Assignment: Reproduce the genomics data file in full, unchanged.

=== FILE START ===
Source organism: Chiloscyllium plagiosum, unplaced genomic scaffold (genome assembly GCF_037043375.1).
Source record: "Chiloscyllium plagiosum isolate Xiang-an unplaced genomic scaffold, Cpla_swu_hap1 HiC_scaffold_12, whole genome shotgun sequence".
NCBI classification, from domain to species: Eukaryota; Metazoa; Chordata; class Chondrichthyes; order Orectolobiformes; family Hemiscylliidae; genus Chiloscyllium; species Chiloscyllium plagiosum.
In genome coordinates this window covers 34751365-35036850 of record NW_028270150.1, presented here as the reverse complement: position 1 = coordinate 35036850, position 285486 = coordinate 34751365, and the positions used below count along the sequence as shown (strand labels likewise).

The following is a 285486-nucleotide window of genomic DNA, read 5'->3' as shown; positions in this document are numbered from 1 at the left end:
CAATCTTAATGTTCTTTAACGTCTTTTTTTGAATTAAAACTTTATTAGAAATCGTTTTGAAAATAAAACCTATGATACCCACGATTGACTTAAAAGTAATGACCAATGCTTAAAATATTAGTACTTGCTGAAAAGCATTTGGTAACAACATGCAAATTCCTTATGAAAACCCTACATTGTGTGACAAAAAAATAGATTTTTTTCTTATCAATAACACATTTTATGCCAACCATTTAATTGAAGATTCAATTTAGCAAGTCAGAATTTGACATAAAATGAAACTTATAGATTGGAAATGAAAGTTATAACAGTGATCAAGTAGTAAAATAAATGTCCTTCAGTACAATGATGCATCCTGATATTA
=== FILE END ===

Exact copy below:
Source organism: Chiloscyllium plagiosum, unplaced genomic scaffold (genome assembly GCF_037043375.1).
Source record: "Chiloscyllium plagiosum isolate Xiang-an unplaced genomic scaffold, Cpla_swu_hap1 HiC_scaffold_12, whole genome shotgun sequence".
NCBI classification, from domain to species: Eukaryota; Metazoa; Chordata; class Chondrichthyes; order Orectolobiformes; family Hemiscylliidae; genus Chiloscyllium; species Chiloscyllium plagiosum.
In genome coordinates this window covers 34751365-35036850 of record NW_028270150.1, presented here as the reverse complement: position 1 = coordinate 35036850, position 285486 = coordinate 34751365, and the positions used below count along the sequence as shown (strand labels likewise).

The following is a 285486-nucleotide window of genomic DNA, read 5'->3' as shown; positions in this document are numbered from 1 at the left end:
CAATCTTAATGTTCTTTAACGTCTTTTTTTGAATTAAAACTTTATTAGAAATCGTTTTGAAAATAAAACCTATGATACCCACGATTGACTTAAAAGTAATGACCAATGCTTAAAATATTAGTACTTGCTGAAAAGCATTTGGTAACAACATGCAAATTCCTTATGAAAACCCTACATTGTGTGACAAAAAAATAGATTTTTTTCTTATCAATAACACATTTTATGCCAACCATTTAATTGAAGATTCAATTTAGCAAGTCAGAATTTGACATAAAATGAAACTTATAGATTGGAAATGAAAGTTATAACAGTGATCAAGTAGTAAAATAAATGTCCTTCAGTACAATGATGCATCCTGATATTA